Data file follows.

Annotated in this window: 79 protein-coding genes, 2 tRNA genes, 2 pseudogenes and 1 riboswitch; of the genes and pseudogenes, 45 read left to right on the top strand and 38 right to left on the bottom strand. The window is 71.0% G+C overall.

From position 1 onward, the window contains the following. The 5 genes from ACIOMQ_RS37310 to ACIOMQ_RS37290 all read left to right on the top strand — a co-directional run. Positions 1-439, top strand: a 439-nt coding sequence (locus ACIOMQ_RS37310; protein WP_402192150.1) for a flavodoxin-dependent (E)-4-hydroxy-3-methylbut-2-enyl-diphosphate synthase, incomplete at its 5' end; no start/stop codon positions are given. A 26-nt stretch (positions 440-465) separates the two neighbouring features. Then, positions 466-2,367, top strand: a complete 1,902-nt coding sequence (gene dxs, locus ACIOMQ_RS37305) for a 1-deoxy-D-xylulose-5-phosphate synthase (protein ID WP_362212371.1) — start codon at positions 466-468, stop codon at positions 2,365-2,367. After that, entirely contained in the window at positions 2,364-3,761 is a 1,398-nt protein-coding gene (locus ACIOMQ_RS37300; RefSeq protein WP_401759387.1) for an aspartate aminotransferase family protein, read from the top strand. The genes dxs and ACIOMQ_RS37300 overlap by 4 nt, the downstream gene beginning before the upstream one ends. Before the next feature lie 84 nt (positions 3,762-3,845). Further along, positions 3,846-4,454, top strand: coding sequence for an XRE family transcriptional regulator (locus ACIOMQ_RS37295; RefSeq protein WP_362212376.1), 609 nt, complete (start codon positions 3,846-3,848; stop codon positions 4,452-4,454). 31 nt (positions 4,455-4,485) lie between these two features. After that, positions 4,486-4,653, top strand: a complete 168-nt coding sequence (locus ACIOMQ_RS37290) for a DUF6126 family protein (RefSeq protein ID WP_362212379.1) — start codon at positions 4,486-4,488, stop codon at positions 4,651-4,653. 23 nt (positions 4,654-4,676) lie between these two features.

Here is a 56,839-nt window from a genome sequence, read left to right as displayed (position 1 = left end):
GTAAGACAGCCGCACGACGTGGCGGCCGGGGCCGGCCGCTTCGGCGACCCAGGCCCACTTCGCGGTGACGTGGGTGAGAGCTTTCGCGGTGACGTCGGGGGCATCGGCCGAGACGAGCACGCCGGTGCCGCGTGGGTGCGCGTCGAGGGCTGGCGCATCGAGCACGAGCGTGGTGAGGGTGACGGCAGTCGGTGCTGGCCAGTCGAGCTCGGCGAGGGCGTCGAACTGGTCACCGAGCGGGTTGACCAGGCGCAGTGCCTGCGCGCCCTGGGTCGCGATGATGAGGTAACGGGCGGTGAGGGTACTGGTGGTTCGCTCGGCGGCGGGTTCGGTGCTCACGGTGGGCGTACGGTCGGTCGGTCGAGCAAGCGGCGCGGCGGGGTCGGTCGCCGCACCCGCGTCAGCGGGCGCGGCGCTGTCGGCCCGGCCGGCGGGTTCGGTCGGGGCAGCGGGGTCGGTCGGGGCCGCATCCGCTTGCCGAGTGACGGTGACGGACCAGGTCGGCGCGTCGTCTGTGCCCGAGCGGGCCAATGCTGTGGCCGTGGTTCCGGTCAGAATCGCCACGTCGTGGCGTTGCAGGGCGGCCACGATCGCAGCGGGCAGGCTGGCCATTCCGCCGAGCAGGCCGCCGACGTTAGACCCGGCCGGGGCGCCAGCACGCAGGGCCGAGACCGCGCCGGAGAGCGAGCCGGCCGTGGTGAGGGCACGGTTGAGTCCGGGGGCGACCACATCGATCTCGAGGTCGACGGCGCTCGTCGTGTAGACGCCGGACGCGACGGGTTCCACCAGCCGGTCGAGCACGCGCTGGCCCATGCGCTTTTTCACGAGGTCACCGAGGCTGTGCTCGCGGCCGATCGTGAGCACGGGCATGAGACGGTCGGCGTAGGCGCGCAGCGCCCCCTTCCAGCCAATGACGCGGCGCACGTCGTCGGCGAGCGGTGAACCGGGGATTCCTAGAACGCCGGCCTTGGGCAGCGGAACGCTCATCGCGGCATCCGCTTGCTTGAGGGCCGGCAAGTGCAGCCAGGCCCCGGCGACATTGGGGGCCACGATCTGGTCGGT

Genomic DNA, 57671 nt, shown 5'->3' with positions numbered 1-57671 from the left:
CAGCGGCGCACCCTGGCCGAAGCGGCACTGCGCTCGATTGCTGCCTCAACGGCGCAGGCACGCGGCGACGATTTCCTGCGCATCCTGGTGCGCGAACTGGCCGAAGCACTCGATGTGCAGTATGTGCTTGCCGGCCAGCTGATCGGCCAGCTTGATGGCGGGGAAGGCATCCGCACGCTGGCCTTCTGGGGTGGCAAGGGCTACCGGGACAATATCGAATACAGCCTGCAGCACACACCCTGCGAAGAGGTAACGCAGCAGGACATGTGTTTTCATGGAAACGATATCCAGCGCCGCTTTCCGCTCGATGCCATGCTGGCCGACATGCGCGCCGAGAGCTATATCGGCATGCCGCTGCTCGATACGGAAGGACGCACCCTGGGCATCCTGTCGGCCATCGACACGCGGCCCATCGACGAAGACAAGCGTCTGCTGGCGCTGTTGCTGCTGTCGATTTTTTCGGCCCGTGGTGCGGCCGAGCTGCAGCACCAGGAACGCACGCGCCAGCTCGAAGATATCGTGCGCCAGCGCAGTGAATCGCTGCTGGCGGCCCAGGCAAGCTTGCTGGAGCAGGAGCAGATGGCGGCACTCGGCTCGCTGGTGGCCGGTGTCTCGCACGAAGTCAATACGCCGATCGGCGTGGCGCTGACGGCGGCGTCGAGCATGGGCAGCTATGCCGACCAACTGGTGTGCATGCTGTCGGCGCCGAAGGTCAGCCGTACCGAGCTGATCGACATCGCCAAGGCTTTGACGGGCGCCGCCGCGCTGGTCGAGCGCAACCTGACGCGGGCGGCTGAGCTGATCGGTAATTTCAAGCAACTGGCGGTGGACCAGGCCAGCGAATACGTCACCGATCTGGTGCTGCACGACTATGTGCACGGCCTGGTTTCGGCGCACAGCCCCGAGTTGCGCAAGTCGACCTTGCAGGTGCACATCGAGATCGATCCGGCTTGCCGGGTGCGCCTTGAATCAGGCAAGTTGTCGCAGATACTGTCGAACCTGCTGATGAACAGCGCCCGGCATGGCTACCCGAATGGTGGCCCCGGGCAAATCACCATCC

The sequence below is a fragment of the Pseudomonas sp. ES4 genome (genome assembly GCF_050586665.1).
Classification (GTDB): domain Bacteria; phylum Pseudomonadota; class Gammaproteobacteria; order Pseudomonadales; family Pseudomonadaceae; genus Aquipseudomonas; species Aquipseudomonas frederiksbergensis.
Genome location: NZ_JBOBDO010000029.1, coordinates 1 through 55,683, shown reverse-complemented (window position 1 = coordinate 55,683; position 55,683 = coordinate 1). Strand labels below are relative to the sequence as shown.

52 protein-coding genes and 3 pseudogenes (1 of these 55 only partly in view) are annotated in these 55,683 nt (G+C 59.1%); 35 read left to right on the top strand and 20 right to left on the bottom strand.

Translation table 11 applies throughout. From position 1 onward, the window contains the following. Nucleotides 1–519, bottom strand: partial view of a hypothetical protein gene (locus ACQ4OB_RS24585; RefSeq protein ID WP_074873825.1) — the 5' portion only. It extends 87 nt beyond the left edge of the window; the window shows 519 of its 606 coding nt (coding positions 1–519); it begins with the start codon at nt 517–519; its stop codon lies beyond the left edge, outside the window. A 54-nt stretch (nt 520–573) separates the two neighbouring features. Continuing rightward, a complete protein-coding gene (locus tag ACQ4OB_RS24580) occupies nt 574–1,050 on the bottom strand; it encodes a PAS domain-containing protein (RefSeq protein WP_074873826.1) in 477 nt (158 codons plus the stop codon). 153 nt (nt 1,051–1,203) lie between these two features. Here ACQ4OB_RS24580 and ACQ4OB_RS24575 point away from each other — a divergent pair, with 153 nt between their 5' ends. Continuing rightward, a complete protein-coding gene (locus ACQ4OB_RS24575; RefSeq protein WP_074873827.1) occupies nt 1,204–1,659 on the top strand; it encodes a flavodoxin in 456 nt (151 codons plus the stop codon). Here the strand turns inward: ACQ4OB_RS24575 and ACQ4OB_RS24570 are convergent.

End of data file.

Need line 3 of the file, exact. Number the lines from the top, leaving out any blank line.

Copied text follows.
Here is a 56,839-nt window from a genome sequence, read left to right as displayed (position 1 = left end):